Articles


Into the Woods


 
JON DUFORT PHOTO

Hiking can be an adventure for kids of all ages. The earlier you expose your children to the great outdoors, the more likely they’ll grow up to enjoy it. Because it can be done in nearly any natural setting, and requires simple gear, hiking makes a wonderful family outing that can become more challenging as your children get older.

The youngest ones, of course, require more gear and might even need to be carried. Older toddlers and young school-age kids can transport themselves but allowances should be made for appropriate distance and rest stops. Tweens and teens will lead the way and may get to show off things they learned in science class.

Lorraine Baxter, publicity chair with the Adirondack Mountain Club’s Onondaga Chapter, says that Central New York has many great hiking spots, from Highland Forest and Beaver Lake to Chittenango Falls and the Ithaca gorges area.

“There are so many well-maintained trails in this area,” Baxter says, “that hiking can be an all-season sport.” She also recommends the Finger Lakes Trail for its shorter segments and single-file trails.

When hiking with kids, the destination isn’t nearly as important as the journey. Spending a day outside, eating a simple picnic, or exploring a place you’ve never been can instill an appreciation for both nature and a fun physical activity.

The rules of the trail remain the same whether you’re with kids or adults:

Pack it in, pack it out. Leave the trail in the same condition you found it. Take your trash back home with you. Or better yet, pick up and remove any trash you find.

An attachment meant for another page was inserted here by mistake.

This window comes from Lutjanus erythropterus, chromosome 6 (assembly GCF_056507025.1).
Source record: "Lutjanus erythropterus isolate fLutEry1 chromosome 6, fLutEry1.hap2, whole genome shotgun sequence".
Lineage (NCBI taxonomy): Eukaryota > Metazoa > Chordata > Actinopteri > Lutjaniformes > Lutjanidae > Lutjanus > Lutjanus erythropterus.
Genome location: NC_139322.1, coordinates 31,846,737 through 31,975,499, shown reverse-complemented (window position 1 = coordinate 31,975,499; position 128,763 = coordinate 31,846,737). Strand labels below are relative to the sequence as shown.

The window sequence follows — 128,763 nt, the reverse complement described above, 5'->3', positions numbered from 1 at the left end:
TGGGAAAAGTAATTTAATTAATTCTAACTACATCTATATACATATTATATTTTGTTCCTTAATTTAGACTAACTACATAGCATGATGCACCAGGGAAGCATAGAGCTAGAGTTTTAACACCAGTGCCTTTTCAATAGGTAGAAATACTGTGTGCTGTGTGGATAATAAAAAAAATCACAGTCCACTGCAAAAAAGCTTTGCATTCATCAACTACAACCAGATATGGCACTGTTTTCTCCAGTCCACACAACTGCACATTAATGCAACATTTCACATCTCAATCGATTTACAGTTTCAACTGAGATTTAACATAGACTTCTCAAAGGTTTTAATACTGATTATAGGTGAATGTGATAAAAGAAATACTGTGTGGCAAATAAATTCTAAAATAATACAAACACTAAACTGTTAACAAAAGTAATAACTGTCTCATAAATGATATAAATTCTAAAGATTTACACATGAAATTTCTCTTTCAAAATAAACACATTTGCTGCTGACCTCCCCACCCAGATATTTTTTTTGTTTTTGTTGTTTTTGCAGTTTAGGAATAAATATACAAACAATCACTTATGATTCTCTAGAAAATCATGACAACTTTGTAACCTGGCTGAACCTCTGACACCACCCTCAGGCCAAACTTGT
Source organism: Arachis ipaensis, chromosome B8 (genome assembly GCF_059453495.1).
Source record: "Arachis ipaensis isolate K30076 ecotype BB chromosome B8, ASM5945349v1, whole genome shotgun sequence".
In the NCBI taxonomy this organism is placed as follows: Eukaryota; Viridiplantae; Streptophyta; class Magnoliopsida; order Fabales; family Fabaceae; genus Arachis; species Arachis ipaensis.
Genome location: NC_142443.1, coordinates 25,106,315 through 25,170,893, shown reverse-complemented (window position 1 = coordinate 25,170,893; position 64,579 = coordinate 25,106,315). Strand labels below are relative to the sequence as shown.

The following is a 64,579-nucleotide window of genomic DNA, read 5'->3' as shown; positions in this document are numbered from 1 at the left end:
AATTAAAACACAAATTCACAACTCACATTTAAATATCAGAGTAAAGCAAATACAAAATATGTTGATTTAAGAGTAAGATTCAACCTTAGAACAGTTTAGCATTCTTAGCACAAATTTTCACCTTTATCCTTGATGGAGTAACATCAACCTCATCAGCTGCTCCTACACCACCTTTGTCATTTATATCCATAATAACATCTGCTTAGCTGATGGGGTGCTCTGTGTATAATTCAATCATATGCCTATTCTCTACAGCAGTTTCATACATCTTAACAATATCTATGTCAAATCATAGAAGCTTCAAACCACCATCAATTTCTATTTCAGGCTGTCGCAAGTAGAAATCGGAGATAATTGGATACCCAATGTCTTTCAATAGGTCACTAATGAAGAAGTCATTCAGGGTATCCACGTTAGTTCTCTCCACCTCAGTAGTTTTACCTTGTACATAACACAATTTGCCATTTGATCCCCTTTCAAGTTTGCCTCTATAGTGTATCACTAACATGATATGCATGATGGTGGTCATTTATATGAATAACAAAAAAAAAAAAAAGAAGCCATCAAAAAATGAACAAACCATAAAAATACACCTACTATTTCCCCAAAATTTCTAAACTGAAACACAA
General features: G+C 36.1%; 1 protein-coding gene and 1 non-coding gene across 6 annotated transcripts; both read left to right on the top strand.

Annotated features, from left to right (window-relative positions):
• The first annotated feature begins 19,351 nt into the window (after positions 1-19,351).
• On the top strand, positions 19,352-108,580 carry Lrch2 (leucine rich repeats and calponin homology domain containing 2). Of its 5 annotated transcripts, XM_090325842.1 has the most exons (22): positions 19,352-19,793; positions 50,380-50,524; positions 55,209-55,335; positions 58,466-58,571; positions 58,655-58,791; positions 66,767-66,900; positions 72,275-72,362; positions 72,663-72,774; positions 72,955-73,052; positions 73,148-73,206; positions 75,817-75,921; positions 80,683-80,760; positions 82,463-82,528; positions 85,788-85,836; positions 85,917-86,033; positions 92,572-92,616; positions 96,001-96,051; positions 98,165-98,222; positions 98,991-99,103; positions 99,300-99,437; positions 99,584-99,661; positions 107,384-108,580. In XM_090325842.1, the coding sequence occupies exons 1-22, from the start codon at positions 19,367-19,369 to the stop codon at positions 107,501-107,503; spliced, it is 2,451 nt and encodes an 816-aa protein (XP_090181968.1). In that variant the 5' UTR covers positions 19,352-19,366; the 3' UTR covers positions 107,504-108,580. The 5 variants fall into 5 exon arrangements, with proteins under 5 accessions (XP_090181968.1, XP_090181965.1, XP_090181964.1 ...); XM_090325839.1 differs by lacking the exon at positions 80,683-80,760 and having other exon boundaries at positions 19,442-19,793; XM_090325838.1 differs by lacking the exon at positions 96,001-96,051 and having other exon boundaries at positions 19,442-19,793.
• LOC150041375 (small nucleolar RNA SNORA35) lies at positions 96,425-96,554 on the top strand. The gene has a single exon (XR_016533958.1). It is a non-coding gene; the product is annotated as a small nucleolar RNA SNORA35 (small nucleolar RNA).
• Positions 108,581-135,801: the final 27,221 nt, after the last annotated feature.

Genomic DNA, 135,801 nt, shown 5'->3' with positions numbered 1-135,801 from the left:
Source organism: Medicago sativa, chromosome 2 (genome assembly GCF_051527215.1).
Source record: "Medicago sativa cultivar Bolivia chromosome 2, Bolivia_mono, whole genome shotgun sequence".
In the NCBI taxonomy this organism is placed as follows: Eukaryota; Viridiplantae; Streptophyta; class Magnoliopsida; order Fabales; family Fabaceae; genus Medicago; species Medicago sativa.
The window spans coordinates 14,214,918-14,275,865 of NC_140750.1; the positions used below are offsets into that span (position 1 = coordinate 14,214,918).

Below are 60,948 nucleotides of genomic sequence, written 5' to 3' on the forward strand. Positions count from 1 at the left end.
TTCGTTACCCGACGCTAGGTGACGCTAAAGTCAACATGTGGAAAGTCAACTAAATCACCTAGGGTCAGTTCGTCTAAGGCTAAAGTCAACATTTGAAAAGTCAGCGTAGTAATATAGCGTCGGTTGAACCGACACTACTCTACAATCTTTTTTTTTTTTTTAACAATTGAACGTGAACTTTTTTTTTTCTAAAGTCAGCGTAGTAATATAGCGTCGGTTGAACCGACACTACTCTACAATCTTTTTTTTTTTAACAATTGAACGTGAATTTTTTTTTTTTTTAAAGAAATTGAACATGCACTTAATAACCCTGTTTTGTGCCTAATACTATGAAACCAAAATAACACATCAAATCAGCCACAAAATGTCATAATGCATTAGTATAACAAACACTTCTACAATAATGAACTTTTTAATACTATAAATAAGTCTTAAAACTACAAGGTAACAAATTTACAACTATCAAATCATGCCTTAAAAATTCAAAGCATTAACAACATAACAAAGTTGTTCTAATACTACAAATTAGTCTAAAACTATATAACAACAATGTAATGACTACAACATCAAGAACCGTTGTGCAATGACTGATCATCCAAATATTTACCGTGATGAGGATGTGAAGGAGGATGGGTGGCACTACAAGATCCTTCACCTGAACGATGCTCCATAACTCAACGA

Leave the flora and fauna where you saw them. That critter will not be happy in a glass jar with a few leaves. Leave it behind to enjoy its home. Likewise, flowers or other plants in parks should be left where others can enjoy them.

Be prepared but not overburdened. Taking too much along in your daypack will tire you out needlessly. Stick to essentials!

How to Begin

Taking your little children on their first hike can be a momentous occasion. Only you can determine how far they can go, how much they can carry and what gear is appropriate. I’ve included some guidelines, but in general, always err on the side of caution: Go a short distance with a light pack (or no pack) the first few times.

Keep it short enough that your children will end the trip wanting more. Tiring the kids out with a long-distance slog might make the idea of going again less desirable.

Bill Coffin of Chittenango, also an officer with the Adirondack Mountain Club, says that he and his wife Mary took their five children for hikes starting when they were toddlers.

“Mary has a little trick she uses when taking a group of varying ages and ability levels out hiking,” Coffin explains. “She takes the entire group on a loop which takes them back to the starting point. Young ones who have had enough can stay back at base camp with an adult while others take off for a longer, more challenging loop.” The whole group can rendezvous to the starting point and no one feels left out.

Coffin advises one important rule of the woods for young hikers: When you come to a fork in the road, wait for the rest of your party. Never go off the main trail unless you know where you are going. Sage advice from someone who has hiked for 35 years!

Most school-age kids can carry a light backpack for a few hours on the trail. A school backpack will work if it isn’t too big. Discourage taking too many things; there will be plenty to do without taking toys, books or other playthings. Your child can carry her own water bottle, sunscreen, trail mix or other quick snack.

Are We Having Fun Yet?

Don’t aim for any big accomplishments the first few times. Just being outdoors, seeing crawling creatures, silken webs, flowers, leaves and cool rocks is often all the excitement kids require.